The Duel in the Sky

by Ancalagon the Black-(V)
August 22, 2007
Stories > Authors > Ancalagon-(V)'s tales

   Elsewhere it is said that little is recorded of the march of the Valar in the War of Wrath, for the Elves that came to their aid from Valinor returned thither with them. But indeed on the side of the Valar valiant men of the Edain also fought, and those that returned brought with them the tale of the great duel in the sky fought between Eärendil the Mariner and Ancalagon the Black.

    At first the Valar had the upper hand, for their host's coming out of the West was unlooked for by Morgoth, and he shook in fear in the depths of Angband. But he was not beaten yet, and he had long been secretly preparing new weapons for his wars with the Noldor. Of these weapons, the winged dragons were the most terrible, and these he unleashed upon the hosts of the Valar, who scattered before the dragons’ scorching breath.
    The greatest of these beasts was named Ancalagon the Black, the Rushing Jaws, and he slew many, devouring Elves and Men whole. Before him the Vanyar broke, and the Edain fled, for his fiery breath laid waste to the earth in huge swathes. Almost by the black dragon’s fury alone was the assault of the Valar stayed.
    But ere long a star out of the Western sky descended, and it was Eärendil himself in his great ship, Vingilot, bearing the Silmaril upon his brow. And seeing the destruction before him he called out a challenge to Ancalagon, and the mighty dragon flew up to meet him. Ancalagon soared above the sails of Vingilot and hovered there. Long they glared at one another, the dragon and the mariner, daring each other to make the first attack. But neither had the full measure of their enemy.
    At length Ancalagon grew impatient, and screeched in rage at the great ship before him. And he swooped down suddenly, hoping to take it one surprise strike. But Eärendil was too crafty at the ship’s wheel. Immediately Vingilot dove, and the dragon flew harmlessly by. He whirled round in anger, driving him to rashness. Again and again Ancalagon rushed at Vingilot, and each time Eärendil cleverly maneuvered away.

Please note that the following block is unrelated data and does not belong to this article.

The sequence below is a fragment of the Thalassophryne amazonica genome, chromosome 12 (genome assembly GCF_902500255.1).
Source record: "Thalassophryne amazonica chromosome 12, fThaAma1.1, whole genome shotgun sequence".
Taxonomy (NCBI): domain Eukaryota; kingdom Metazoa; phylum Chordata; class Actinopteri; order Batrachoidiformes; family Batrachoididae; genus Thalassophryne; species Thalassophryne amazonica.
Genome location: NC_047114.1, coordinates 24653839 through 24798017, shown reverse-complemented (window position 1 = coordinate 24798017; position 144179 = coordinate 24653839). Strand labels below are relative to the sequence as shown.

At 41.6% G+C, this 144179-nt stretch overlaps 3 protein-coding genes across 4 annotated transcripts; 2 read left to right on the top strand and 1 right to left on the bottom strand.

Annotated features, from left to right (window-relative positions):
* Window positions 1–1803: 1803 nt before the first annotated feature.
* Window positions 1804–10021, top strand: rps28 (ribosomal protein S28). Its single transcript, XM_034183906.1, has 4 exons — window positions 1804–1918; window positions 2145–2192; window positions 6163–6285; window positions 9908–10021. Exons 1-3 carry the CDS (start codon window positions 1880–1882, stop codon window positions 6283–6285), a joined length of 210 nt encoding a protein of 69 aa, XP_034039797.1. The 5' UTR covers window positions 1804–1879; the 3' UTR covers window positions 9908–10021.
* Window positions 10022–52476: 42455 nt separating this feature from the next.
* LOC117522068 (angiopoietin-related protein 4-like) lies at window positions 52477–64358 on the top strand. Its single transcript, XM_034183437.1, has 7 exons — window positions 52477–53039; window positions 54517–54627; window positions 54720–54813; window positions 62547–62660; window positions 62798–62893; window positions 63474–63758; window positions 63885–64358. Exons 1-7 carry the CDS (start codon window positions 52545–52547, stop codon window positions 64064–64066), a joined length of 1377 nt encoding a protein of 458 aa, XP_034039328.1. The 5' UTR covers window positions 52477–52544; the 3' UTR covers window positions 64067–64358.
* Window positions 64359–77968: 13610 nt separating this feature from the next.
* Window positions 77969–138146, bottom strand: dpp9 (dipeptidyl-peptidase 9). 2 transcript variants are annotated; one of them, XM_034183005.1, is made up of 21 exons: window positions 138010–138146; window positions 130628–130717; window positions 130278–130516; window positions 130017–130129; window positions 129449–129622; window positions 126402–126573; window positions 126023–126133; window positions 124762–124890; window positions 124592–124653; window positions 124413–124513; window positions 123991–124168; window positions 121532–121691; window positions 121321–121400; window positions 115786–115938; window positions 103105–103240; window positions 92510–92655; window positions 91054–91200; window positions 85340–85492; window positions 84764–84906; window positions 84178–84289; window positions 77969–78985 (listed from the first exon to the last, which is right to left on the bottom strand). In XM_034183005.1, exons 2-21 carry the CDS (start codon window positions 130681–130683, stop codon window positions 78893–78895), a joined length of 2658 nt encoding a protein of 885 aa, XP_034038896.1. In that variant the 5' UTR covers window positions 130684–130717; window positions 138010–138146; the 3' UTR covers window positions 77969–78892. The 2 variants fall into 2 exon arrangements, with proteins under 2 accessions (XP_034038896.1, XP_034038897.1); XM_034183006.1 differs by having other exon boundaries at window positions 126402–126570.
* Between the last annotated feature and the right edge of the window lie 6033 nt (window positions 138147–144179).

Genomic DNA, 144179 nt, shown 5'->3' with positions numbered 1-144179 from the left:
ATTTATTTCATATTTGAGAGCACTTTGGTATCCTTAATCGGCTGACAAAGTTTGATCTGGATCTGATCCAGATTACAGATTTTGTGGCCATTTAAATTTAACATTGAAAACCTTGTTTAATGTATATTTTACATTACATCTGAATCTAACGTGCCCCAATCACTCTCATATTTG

But the black dragon would not relent and seemed never to tire. For hours the battle in the sky played on. The two combatants forgot all that transpired beneath them, so focused were they on their nemeses. But far below, upon the very feet of the peaks of Thangorodrim, the hosts of the Valar and of Angband paused. They had suddenly come to the realization that their battle meant little against the clash of their champions high above. Whoever proved mightier in that dire contest would, they believed, shape the outcome of the entire war. Long they watched, and waited.
    At the helm of Vingilot, the mariner Eärendil began to tire. His hands on the tiller slowed and, each time he evaded Ancalagon’s attack, the dragon’s sharp claws and vile teeth came a bit closer. At the last, his raking talons caught Vingilot’s mainsail, and the great ship nearly floundered. Seizing his opportunity, Ancalagon reared up in the sky, and prepared his final attack.
    But when the dragon was about to unleash his fiery breath, to the certain doom of Eärendil and his proud vessel, still he did not lose hope. And in that instant the Silmaril upon his brow, Eärendil’s Star, which Beren had taken from the crown of Morgoth himself, Ancalagon’s evil master, flared to sudden life. The light that came forth from that jewel, being indeed the light of the two trees of Valinor ere their demise, shone full on Ancalagon’s face. So bright and pure was that light that the dragon was blinded, and in his panic his head snapped upwards and his flame went wide.
    Immediately Eärendil turned his ship about, and the prow of Vingilot tore through the dragon’s left wing. Ancalagon screeched in such pain and rage as the vessel pierced the sinews of his leathery wings that the hosts far below covered their ears, and crouched in terror.
    And as he passed Eärendil smote the dragon a deadly blow that nearly severed the head from his long neck. Ancalagon’s broken body fell slowly back to earth. The armies of Morgoth scattered beneath it, and were rounded up by the Vanyar and the Edain.
    But the dragon would play his last part in the world for good, and not for ill. For his corpse crashed upon the very peaks of Thangorodrim and, in his ruin, broke them. Thus the entrance to Angband was laid bare at last.

The End